for six-month sabbaticals at full
pay every six years.
May said he had "just been so
busy" that he had not asked for
a leave before. "I think now is a
good time," noting that "things
will ease off now." He said the
MSU construction program is
slowing and the Legislature
"probably will get to appropria-
tions earlier this year than be-
May said that while he hasn't
"made any set schedule" for his
sabbatical he wants to "look at
what we're doing and where we're
going to go. I want to see what's
been done at other universities-
sit down and talk with people
Kelley's investigation came aft-
er Daily reporter Mark Kevin
wrote on May's real estate Jertl-
ings in the Lansing area. Accord-

quainted with the specifics of the
situation before he could com-
Ross lived briefly in Ann Arbor
in 1950 when he was working as
a labor mediator for General Mo-
tors and the United Auto Work-
ers. He said he met a number of
University faculty members and
administrators at that time.
He has known fellow labor me-
diator University President Rob-
ben W. Fleming since the Korean
War when both served with the
government Price Stabilization
"One of the very attractive fea-
tures of my job," Ross said, "is
the opportunity to work with
President Fleming."

board meeting, "We must ac
but not precipitously. We ha
talk about where CEO is
and about its assets and s
comings before we can find
other director."
Directive Expected
The precise meaning of
Green Amendment has no'
been established. The Co
Board of Supervisors is expe
a directive concerning the am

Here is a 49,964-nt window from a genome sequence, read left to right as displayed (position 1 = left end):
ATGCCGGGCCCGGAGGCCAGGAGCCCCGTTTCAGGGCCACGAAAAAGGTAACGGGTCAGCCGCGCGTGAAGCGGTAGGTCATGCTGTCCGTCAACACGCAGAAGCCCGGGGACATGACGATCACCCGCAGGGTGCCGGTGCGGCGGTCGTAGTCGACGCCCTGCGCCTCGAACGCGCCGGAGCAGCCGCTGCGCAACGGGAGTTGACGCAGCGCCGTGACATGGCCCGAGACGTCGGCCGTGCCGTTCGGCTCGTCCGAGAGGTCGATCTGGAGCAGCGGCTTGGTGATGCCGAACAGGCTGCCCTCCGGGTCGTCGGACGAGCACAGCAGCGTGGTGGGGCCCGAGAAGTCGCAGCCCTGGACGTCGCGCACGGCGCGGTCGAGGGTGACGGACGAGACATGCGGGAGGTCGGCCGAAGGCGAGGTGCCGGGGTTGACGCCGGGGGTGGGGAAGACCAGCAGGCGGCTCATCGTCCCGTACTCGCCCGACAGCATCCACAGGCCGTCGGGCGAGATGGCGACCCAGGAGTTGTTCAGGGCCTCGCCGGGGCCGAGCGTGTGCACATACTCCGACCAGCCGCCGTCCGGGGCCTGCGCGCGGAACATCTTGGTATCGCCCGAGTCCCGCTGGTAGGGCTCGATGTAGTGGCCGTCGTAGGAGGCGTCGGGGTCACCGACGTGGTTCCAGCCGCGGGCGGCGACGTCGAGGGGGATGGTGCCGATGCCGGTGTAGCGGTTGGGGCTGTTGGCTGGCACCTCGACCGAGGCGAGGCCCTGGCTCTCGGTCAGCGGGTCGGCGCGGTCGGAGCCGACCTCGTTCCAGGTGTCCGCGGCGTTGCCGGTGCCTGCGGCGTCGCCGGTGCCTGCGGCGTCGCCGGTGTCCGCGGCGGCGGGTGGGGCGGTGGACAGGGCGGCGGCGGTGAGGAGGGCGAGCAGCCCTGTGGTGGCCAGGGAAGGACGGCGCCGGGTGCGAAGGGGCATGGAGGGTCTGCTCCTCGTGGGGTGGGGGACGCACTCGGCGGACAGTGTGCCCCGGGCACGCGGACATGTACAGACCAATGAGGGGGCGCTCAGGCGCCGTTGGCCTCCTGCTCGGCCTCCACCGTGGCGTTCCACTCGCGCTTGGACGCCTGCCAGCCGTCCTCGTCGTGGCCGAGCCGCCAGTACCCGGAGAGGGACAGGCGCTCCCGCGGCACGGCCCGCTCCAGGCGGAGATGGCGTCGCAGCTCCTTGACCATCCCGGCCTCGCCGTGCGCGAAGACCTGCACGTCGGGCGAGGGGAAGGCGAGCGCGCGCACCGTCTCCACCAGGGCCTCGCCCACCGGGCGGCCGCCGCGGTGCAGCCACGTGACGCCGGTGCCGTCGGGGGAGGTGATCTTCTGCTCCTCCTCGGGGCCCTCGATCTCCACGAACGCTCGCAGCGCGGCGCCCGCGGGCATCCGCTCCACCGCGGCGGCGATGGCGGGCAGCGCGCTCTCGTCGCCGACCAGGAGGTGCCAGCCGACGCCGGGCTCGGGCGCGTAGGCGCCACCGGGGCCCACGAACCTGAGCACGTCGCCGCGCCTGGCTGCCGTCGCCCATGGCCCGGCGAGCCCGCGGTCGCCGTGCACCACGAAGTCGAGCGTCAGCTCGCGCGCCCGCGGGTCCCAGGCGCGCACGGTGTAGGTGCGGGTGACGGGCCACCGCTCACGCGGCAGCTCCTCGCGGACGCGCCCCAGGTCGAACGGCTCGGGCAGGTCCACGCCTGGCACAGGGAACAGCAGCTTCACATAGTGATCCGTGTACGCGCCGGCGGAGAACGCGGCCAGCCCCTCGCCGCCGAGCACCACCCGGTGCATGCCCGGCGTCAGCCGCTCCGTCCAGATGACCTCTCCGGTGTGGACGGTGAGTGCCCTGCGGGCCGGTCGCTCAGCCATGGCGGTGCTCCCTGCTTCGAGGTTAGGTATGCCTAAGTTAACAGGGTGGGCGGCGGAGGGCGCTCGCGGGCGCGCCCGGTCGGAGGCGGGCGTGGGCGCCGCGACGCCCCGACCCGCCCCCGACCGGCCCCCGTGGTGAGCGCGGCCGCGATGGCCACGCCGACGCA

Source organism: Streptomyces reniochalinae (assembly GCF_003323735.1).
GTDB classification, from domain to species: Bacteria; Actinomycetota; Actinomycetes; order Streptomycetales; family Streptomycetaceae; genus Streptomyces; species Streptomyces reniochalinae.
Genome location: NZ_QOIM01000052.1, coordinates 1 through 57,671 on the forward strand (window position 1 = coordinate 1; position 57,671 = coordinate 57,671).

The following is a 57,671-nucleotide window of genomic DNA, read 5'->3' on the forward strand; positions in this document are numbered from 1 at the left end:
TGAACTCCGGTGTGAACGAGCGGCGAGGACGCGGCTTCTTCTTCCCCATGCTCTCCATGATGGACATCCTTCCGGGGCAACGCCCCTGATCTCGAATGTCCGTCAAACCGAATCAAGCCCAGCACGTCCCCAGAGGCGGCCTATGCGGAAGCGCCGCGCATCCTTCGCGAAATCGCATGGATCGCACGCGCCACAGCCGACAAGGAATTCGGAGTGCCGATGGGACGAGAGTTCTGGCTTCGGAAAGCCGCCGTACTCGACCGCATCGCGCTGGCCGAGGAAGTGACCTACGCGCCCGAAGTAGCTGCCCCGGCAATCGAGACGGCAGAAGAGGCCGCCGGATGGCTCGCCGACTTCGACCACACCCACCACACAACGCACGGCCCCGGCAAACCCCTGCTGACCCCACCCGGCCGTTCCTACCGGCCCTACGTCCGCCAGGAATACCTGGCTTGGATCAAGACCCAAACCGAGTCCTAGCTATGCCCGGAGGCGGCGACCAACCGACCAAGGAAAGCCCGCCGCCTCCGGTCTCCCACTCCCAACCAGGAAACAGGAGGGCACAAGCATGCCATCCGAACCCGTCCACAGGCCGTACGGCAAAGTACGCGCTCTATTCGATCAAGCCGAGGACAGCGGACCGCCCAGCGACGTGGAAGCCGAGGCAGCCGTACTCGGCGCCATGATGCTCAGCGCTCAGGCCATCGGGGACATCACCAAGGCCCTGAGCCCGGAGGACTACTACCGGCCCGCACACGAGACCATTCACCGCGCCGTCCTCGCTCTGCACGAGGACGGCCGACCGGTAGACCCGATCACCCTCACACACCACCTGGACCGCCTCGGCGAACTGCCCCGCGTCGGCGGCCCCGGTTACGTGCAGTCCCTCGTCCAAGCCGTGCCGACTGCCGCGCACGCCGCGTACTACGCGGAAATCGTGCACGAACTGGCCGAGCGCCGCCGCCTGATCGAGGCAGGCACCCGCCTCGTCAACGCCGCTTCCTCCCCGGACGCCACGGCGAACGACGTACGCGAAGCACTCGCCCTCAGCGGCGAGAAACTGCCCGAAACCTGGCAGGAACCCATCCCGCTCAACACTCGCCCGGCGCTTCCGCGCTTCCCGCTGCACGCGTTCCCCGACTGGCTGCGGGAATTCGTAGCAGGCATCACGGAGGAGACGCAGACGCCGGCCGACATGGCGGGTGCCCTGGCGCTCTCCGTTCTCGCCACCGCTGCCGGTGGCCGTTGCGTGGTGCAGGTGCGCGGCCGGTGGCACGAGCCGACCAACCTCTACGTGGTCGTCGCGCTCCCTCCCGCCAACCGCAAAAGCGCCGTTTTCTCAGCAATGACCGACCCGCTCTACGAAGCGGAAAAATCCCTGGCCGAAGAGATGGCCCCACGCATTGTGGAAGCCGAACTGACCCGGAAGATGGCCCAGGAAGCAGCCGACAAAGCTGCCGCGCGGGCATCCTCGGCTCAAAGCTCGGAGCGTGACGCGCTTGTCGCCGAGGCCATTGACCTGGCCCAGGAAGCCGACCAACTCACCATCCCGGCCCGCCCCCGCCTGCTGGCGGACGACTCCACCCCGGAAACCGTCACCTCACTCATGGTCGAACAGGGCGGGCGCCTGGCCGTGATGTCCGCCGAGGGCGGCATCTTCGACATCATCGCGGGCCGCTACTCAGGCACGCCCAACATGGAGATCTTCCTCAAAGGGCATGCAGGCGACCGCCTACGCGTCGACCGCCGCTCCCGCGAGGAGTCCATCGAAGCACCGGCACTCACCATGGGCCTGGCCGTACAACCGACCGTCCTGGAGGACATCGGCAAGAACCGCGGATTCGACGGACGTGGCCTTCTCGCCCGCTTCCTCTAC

ment next month. The boar
have until September to a
the bill.
CEO members plan to
with public officials conce
the local ramifications of
An additional part of
amendment would require

t fast
ve to
I an-
t yet
d will

The history department will of-
fer a course in United States Ne-
gro history next year, department
chairman William B. Willcox said
The course, which will, be offer-
ed for the first time in the winter
term, 1969, will be taught by Prof.
William Freehling.

spend more time on the period
Sfrom 1830 to 1876 now that Negro
history is to be offered separately.
The question of whether Negro
history should be taught separate-
ly or not was debated in an ex-
change of letters to The Daily over
the past two months.
Preserve Role
Richard X, a member of the
Af American Liberation move-

View Advantage
"I think there is scme advan-
tage in a fresh point of view,"
he added.j
Ross said he was drawn to the
University by the challenges fac-E
Omg higher education in a rapidly
L changing society. "I thinic she
problems of governing a univer-
sity are just about as challenging
itical par- as any job you can find any-
complete where," he remarked.
he said, The major problems facing
ginning of universities, Ross sai1, are the
maintenance of academic excel-